As college football fans, we’ve been treated to a trio of fantastic finishes these last three Saturdays the likes of which we may never see again.

Michigan State somehow, someway, running back a botched Michigan punt in the final seconds to steal victory from the jaws of defeat was a “where were you when…” moment that rivaled what we saw from the Auburn-Alabama “Kick-6” play in the Iron Bowl back in 2013.

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And then just one week later – somehow, someway – we were blessed with another absolutely ridiculous happenstance when Georgia Tech blocked a Florida State field attempt and scored the game-winning touchdown as time expired to leave us all breathless yet again.

But unlike the miracles that the Spartans and Yellow Jackets pulled off, what Miami did at Duke this past Saturday was a mere mirage.

It really didn’t happen.

The problem is the Atlantic Coast Conference won’t admit it – nor rectify it.

The ACC has embarrassed itself — and college football — by not righting this wrong. It is clear that on the final play of the game the knee of one of Miami’s players was down on the ground while lateraling the football to a teammate. There is also one documented instance of an illegal block being made during the return for a TD.

It’s one thing to suspend the officiating crew for the numerous errors it made, as well as the people in charge of instant replay. They all make for suitable scapegoats. But to not change the result and give the Blue Devils their rightful victory is nothing short of cowardice.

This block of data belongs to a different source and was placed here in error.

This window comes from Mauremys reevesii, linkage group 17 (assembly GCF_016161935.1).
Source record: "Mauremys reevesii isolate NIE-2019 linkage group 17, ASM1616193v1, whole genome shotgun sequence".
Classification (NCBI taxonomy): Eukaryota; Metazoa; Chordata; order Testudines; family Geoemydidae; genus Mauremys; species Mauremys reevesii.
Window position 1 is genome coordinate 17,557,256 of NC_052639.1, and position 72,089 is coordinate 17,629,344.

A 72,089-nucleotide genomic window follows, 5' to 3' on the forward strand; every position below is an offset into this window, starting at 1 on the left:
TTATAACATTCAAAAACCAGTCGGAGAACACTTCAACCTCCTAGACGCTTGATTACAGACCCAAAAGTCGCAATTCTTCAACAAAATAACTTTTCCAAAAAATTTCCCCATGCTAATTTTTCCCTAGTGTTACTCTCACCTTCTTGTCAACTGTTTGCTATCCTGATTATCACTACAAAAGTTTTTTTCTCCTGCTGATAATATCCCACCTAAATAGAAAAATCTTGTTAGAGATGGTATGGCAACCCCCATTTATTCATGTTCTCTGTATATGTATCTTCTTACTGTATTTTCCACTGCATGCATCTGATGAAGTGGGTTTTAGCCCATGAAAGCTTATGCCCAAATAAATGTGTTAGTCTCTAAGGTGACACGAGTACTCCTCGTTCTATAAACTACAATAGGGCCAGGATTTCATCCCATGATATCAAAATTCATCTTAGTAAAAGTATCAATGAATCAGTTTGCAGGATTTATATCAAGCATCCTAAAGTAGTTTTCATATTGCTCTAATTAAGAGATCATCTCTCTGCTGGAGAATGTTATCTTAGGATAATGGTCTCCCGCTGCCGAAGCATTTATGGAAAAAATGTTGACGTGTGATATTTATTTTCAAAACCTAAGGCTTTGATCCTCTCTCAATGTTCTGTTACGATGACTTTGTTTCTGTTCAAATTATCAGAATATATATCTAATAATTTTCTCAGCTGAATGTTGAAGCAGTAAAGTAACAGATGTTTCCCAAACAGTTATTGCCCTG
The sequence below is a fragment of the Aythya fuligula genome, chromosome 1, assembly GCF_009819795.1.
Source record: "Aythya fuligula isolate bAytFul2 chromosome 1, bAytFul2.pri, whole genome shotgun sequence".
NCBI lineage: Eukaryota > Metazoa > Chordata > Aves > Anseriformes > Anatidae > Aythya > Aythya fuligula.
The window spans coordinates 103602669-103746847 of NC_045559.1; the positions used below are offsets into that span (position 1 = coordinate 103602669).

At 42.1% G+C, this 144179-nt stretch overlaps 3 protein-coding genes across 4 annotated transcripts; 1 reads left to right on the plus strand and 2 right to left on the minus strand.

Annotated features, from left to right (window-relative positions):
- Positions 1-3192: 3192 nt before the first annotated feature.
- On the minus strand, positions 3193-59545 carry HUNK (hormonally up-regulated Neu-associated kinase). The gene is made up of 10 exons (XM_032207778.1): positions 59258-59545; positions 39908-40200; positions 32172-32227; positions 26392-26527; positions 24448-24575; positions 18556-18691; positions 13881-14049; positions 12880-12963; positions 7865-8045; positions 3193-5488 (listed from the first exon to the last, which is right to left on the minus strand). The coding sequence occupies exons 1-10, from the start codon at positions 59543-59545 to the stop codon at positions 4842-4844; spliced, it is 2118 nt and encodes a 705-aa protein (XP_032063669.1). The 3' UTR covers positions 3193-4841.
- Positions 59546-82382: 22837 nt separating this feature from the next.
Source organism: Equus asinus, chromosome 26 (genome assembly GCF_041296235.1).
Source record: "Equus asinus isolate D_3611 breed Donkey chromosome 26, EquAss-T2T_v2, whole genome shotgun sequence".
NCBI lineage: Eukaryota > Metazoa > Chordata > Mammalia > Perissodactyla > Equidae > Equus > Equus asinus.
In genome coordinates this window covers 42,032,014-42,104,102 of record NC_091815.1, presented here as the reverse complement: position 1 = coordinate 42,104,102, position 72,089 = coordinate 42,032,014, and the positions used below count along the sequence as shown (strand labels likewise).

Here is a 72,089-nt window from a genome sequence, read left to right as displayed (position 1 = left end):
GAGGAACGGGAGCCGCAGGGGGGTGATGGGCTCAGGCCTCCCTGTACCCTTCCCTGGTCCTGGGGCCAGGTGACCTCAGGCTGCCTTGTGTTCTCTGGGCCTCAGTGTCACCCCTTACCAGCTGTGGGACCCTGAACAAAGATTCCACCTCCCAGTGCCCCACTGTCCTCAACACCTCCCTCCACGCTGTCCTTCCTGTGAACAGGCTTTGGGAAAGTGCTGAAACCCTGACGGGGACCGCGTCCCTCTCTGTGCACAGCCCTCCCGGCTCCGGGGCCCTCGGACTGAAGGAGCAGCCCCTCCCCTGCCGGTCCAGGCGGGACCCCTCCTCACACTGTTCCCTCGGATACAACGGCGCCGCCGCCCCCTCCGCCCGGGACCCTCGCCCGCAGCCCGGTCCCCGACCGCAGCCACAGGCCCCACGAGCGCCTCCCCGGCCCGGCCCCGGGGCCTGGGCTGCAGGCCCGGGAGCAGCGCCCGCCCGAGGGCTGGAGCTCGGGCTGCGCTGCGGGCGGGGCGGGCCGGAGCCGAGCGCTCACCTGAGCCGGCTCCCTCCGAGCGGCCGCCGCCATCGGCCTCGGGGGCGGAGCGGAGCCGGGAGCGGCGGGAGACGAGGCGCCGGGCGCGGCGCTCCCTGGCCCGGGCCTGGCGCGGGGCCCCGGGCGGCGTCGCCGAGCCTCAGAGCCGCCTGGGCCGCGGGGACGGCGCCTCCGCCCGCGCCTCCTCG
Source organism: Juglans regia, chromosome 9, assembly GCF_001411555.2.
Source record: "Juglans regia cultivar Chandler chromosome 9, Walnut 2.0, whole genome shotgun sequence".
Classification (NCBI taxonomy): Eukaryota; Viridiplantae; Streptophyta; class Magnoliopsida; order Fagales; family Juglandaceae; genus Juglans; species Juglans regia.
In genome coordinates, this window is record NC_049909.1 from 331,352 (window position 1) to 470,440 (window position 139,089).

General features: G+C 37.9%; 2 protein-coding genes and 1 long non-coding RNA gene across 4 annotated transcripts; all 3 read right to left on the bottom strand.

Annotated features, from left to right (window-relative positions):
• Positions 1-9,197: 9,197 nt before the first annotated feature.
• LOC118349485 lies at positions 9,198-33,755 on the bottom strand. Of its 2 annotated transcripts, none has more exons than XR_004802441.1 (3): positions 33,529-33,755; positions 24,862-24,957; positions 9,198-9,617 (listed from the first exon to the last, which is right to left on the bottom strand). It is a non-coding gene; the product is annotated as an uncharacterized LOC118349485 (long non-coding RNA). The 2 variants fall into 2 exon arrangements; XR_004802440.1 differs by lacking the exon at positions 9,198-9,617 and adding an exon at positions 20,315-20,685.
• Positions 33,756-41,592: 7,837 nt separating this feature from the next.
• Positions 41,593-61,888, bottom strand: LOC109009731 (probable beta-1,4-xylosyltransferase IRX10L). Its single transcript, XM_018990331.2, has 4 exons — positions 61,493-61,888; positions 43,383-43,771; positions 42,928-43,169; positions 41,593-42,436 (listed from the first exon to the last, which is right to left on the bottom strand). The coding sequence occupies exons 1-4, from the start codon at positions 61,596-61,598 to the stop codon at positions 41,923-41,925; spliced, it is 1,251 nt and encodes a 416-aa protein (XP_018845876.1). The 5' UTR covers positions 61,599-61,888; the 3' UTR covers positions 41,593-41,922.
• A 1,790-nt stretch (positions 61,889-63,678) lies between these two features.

And that falls on Commissioner John Swofford.

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For the conference to release a statement claiming it’s “hands are tied” and that a reversal of the play – and more importantly, the result of the game – can’t occur, is complete nonsense. Swofford and the conference CAN change what happened.

They just WON’T.

There have been some who’ve opined that Miami might decide the play, was in fact, illegal, and thus not accept the victory. That would be a magnanimous gesture, especially in the wake of some of the problems the Canes have suffered through this season and in the recent past.

But it shouldn’t come down to the University of Miami to make such a decision. The onus belongs with a do-nothing commissioner who is more concerned with fabricating the concept that the ACC is a legitimate football conference. This episode certainly doesn’t help support that cause.

The theory behind utilizing instant replay in any sport is to ensure that you get the call right. Why even use it if you can’t do that?

The ACC has failed miserably in its responsibilities to preside over this issue in a fair and judicious manner, and Commissioner Swofford comes off as nothing short of incompetent in allowing this to happen.

In many ways what transpired last Saturday in Durham was reminiscent of the infamous Stanford band play. The difference, of course, is that instant replay wasn’t part of the game back then.

But even though there is replay now, it didn’t stop Duke from getting hosed.

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And there’s nothing fantastic about that.